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October 4, 2022

Time is up for business as usual on biodiversity

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The North Coast Environment Council (NCEC) says it’s about time we had a Prime Minister who understands there is a biodiversity crisis and who is prepared to make a public global commitment to reversing biodiversity loss.

The group says that if Anthony Albanese follows through on this commitment we should see revitalised and strong environmental laws and an end to Commonwealth support for the logging of native forests.

A spokesperson for the NCEC, Vice President Susie Russell, said it was heartening to hear the Prime Minister endorse the World Leaders Pledge for Nature and commit to reverse Australia’s biodiversity loss by 2030. ‘Needless to say the previous Coalition Government had refused to commit.

Albanese needs to get cracking 

Ms Russell said he will need to get cracking! ‘Everywhere we look, nature is coming last and more and more species are being pushed towards the extinction cliff from which there is no return.

‘On the north coast some of our most iconic animals are on the brink. The koala, and the Greater Glider are both now recognised as endangered. The Glossy Black Cockatoo is considered vulnerable to extinction, and several frog species are likely to be listed as endangered in the next month, including Pugh’s Frog, named for north coast forest conservationist, Dailan Pugh.’

Ms Russell said the Commonwealth Government has the ultimate responsibility to ensure these species survive. ‘Removing subsidies that are harmful to biodiversity combined with smart and strategic investment in nature protection and restoration, would yield multiple benefits to both regional communities through employment initiatives and savings through disaster prevention.

Saying one thing and doing another

‘Of course, we are concerned that as with the previous Governments, they may say one thing and do another. And the contradiction in the Government’s climate policy where it says it will reduce emissions while enabling new fossil fuel developments and failing to rule our using native forests in power stations for electricity generation, is cause for worry.

‘Nonetheless, the strong statements by UN Secretary General Antonio Guterres, calling for an end to the War on Nature and recognition that “biodiversity it the web of life that connects all our lives”, sets the tone for the Global Biodiversity COP 15 (Conference of the Parties) to be held in Montreal in December.

Bold and visionary

Ms Russell said the NCEC is looking forward to seeing the voluntary commitments Australia makes. ‘They need to be bold and visionary.

‘The web of life – animals, plants, fungi – all need a safe and relatively stable climate and habitat protection. We humans are part of, and dependent on that web, Our species won’t survive if too many of the strands are broken.

‘Time is up for business as usual. Too many years have been squandered already.’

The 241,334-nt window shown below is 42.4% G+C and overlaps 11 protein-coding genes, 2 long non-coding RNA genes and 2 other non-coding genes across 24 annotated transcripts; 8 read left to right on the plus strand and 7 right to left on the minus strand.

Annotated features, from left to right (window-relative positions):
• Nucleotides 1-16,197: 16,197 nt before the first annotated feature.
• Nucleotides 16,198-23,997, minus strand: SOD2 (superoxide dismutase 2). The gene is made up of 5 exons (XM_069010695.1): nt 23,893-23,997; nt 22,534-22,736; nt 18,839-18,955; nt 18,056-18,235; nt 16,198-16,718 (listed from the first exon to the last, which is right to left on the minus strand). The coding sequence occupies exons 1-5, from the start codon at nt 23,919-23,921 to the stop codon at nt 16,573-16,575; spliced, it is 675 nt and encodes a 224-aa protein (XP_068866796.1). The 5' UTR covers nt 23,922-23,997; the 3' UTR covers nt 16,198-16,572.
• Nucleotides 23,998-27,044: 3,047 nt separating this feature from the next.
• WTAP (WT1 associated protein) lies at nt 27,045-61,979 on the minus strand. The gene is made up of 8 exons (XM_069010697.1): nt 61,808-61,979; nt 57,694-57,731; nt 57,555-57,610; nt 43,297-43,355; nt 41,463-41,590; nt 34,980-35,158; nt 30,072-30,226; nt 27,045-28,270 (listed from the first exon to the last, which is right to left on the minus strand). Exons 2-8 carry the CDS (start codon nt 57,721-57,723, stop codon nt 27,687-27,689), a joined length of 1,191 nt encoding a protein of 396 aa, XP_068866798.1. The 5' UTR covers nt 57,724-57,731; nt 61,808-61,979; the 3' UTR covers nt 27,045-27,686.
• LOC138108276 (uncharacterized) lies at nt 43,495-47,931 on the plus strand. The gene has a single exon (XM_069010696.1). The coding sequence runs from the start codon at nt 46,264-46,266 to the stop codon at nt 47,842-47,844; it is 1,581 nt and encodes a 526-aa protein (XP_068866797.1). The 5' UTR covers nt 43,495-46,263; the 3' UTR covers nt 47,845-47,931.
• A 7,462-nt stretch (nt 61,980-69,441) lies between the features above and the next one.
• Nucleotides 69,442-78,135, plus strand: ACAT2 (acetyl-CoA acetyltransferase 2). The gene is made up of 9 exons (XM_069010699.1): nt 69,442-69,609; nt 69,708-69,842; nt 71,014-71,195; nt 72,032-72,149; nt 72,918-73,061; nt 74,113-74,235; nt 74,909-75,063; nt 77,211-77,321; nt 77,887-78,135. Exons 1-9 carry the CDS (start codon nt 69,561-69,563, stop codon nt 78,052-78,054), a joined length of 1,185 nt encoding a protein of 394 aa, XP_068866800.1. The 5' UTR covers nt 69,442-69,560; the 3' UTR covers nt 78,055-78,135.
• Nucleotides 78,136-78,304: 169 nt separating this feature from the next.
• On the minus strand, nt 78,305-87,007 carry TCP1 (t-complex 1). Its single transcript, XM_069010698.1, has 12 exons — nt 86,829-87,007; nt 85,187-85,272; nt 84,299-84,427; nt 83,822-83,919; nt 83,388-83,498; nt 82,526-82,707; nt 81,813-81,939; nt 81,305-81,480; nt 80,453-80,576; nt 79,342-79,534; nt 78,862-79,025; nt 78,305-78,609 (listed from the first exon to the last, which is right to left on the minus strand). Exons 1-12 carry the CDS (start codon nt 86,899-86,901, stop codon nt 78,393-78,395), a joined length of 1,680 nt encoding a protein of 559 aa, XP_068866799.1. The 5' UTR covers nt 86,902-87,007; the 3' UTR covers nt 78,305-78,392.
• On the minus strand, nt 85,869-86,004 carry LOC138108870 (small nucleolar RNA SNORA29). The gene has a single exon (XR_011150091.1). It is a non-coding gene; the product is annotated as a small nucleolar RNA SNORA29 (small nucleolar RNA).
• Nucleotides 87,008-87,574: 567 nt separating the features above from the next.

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  1. There are plenty of endangered species from around the world that would do very well in Australia and help with our bio-diversity. The one million immigrates in the next five years, could bring some with them. That would make our bush far more diverse.

  2. Let’s start with a Council and Councillors that are committed to action on biodiversity and environment right down to practical addressing of compliance and prioritising of budgets.
    Everyone campaigns on it and business build their brands around yet community spends endless hours to address hundreds of dogs of leash in high biodiversity areas of Byron threatening wildlife that is also getting getting smashed every night for drivers. A fortune is spent on signs that don’t work and traffic management meetings don’t achieve what’s required which is fines and cameras.
    Our nature reserves are not managed for the visitation so we have thousands of people trampling fragile species as our parking for these areas has gone neglected for years. Many don’t even pay anything for the privilege because infrastructure ( which can repay itself) is not prioritised.
    Anyone that presents these issues is told it’s hard getting staff yet these issues were on the table well before Covid, floods, droughts and staff issues.
    It is difficult to get staff yet they are directed to some areas and not to others.

    There are a plethora of staff visible working for Council on certain projects yet others especially environmental ones or those related get neglected.
    How can we uphold our sustainability biodiversity plans at a local government issue if we don’t address the legislation and resourcing that upholds them.
    We need practical action on biodiversity ie ensuring Council has Rangers working when dogs are out, we need more collaboration with key stakeholders with strategies that work. We have no traffic management plans on public roads next to high biodiversity areas.

    A local and pragmatic commitment to unravelling the bureaucratic process that encumbers protecting biodiversity and getting realistic about what’s required to make the changes is needed for biodiversity to flourish.


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